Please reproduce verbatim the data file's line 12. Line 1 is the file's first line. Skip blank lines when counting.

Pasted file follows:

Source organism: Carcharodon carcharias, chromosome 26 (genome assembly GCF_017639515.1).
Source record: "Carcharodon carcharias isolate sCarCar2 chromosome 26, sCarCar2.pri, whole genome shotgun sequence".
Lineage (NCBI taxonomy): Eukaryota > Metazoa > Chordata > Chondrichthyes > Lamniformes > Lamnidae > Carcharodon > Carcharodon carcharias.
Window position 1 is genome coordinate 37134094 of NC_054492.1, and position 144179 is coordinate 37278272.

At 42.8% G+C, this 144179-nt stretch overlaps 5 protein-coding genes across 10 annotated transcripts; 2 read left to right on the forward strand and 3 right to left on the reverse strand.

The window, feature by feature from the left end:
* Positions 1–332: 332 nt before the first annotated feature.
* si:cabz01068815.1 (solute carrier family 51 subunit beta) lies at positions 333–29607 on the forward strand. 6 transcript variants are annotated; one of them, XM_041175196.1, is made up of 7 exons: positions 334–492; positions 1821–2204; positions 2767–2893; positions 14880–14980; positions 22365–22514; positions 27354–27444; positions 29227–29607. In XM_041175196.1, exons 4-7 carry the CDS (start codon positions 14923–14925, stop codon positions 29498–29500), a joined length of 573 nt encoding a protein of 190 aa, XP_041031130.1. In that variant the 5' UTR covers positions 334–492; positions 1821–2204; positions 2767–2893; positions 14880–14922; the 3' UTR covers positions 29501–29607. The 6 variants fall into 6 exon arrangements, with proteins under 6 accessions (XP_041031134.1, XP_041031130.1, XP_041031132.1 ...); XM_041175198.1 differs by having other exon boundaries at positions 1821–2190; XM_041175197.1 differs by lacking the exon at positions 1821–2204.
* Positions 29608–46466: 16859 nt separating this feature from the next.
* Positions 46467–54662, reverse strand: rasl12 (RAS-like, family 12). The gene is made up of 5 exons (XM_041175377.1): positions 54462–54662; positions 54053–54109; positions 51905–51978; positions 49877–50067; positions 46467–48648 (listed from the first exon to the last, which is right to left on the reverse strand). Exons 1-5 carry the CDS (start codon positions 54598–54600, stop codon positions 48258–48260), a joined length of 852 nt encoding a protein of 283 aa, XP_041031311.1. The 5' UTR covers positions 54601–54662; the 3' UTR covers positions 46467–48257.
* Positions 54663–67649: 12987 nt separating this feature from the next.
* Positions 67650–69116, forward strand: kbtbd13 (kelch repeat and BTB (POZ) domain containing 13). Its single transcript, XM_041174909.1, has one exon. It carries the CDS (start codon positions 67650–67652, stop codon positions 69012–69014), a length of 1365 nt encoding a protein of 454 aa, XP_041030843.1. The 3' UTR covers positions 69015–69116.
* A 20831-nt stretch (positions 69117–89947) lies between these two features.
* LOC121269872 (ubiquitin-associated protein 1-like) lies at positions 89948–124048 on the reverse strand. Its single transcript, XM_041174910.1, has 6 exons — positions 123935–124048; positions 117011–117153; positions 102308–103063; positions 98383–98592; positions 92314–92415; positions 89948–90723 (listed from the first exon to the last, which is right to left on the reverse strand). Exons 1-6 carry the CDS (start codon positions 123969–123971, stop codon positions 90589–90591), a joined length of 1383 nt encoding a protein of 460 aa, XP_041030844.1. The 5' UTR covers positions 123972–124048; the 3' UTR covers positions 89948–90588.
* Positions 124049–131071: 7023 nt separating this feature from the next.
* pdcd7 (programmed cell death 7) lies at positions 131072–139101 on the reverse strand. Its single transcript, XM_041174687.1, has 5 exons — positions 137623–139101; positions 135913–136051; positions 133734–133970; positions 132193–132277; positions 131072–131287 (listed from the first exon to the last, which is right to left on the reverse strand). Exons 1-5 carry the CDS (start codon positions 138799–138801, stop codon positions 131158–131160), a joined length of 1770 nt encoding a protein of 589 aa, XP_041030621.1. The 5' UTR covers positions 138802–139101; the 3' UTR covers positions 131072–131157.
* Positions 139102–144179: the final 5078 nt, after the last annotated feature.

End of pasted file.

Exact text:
* Positions 67650–69116, forward strand: kbtbd13 (kelch repeat and BTB (POZ) domain containing 13). Its single transcript, XM_041174909.1, has one exon. It carries the CDS (start codon positions 67650–67652, stop codon positions 69012–69014), a length of 1365 nt encoding a protein of 454 aa, XP_041030843.1. The 3' UTR covers positions 69015–69116.